Discuss the value-based leadership philosophy.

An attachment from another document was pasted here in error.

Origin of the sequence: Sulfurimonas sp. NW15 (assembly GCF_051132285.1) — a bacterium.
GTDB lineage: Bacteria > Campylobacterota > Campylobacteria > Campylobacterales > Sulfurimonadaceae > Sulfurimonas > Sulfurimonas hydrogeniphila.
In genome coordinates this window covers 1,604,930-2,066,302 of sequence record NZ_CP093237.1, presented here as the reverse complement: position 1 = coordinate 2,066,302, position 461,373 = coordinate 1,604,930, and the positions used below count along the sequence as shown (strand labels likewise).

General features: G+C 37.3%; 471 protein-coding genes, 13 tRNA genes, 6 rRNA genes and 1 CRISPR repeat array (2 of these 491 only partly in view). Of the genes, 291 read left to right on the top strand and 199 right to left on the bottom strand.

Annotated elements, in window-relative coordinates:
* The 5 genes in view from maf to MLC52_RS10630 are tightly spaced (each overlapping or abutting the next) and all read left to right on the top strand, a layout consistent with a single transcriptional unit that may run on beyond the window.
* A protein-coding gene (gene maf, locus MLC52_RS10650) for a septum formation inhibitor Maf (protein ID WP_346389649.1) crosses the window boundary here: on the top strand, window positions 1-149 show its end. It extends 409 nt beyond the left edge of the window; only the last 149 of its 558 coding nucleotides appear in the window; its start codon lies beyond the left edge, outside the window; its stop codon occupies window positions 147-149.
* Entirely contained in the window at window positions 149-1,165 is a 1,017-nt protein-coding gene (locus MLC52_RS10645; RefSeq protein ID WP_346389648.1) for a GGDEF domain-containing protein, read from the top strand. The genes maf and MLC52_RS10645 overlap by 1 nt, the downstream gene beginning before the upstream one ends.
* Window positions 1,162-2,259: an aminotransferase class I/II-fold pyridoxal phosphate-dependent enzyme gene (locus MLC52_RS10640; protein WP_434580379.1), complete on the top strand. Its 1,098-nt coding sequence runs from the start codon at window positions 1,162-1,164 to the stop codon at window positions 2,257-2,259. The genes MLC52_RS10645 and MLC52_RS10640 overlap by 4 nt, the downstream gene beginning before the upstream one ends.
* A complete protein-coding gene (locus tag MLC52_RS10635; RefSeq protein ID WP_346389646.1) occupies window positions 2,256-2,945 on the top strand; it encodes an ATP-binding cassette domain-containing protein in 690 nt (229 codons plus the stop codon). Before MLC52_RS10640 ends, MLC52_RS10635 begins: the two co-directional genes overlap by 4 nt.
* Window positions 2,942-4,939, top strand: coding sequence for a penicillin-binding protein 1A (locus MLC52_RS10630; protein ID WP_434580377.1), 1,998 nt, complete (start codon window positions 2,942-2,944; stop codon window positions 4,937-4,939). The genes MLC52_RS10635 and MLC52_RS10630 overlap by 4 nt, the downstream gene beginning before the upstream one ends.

Respond by Day to this colleague below discussion who identified and selected a power resource different from the one you selected. Offer a supportive perspective to his or her choice. Include in your perspective some thoughts on how a social worker can manage the use of his or her power resource. Be sure to support your post with specific references to this week’s resources. If you are using additional articles, be sure to provide full APA-formatted citations for your references. 2 sources Melissa’s Discussion: Power Resources Social Workers use in their Practice and Advocacy: The foremost technique social workers utilize power resources in their social work practice and advocacy is to implement/amend old and new policies, inspire, and motivate stakeholders and basically to encourage/empower the oppressed, vulnerable, minorities, victims, survivors, and defenseless communities and people. Social workers use power resources and relationships throughout the social work network. There nine kinds of power resources: “expert, coercive, reward, referent, authority-based (or legitimation), position, information, connections, and value-based”, Jansson, B. S. (2018). The power resource I would more than likely use is values-based. “The Values-based Leadership philosophy focuses on who we are and how we behave rather than what positional power we hold, and true leadership is about earning authority through our example and actions so that people choose to follow us. Leadership is not about positional power or the ability to make people do our will”, Taylor, Davis, H., (2010). This power resources is the ability for me to pursue another individual based on our mutual ethical commitments. We use this power to advocate and obtain attentiveness from our participants when giving a presentation or meeting. An example, as you know I am a huge advocator against Human Trafficking. Assemblyman Timothy Graysen is also against what I am advocating for. Since there is a commonality between us, the value-based resource power would come in handy in this particular situation. An example against the value-based power is from Jansson, B. S. (2018), who wrote, the Pope who challenged President Trump reporting he wasn’t a Christian. If President Trump was of the religious faith base, he should build bridges instead of walls, per the Pope. So, President Trump should never try to advocate his policies with the Pope. Per Jansson, B. S. (2018), “Power can be used unethically—dishonestly or manipulatively—but we cannot make simple, easy-to-follow ethical rules and someone who is blatantly dishonest to gain a strategic advantage is clearly behaving unethically, but there are grayer areas in ethics.”. The ethical issues or concerns in using this type of power resource are the strategies, manipulation, exploitation, deceit, and corruption which can be used as a benefit for a particular party and a disadvantage to ours. Several ways that can sway a decision maker are bribes, kickbacks, and reward. Some individuals may go against their beliefs and values just to ensure a positive vote for their own power. A variety of ethical principles, as well as the use of utilitarian ethical arguments for supporting specific policies and different ideologies that emphasize, specific values such as equality or fairness (in the case of liberals) or liberty and autonomy (in the case of conservatives and libertarians)”, Jansson, B. S. (2018). Various individuals who listen and observe the recommendations of others, tend to share their values and principles. As an ethical person, prior upon combating with an opponent, would be forthcoming on the issues and how commencement would begin aforementioned upon attacking their position. If we withhold information, that isn’t considered a lie but rather ethical dilemma. This conflicts with our values and morals when being honest and fighting against social injustice. “Faced with this ethical dilemma, you would certainly want to reflect carefully and seek consultation before acting”, Jansson, B. S. (2018). Any use of manipulation or falsification is an ethical conundrum. These tactics are considered immoral and “counterproductive”. If an opponents or policy makers finds out that manipulation was applied, there would be a cynicism and skepticism towards you on further advocacies you bring forth. The flip side is, your opponents might use “hardball tactics”, so in order to succeed, you may have to use some sort of manipulation. References: TIMOTHY S. GRAYSON Representing the 14th Assembly District. (2021). TIMOTHY S. GRAYSON Representing the 14th Assembly District. https://a14.asmdc.org Jansson, B. S. (2018). Becoming an effective policy advocate: From policy practice to social justice (8th ed.). Pacific Grove, CA: Brooks/Cole Cengage Learning Series. Chapter 10, “Developing and Using Power in the Policy-Enacting Task” (pp. 372-419) Rocha, C., Poe, B., & Thomas, V. (2010). Political activities of social workers: Addressing perceived barriers to political participation. Social Work, 55(4), 317–325. Taylor, Davis, H., (2010). The Power of Value-Based Leadership. www.davishtaylor.com/documents/ThePowerofValuesBasedLeadership-Final.pdf#:~:text=The%20Values-based%20Leadership%20philosophy%20focuses%20on%20whowe%20are,the%20ability%20to%20make%20people%20do%20our%20will.

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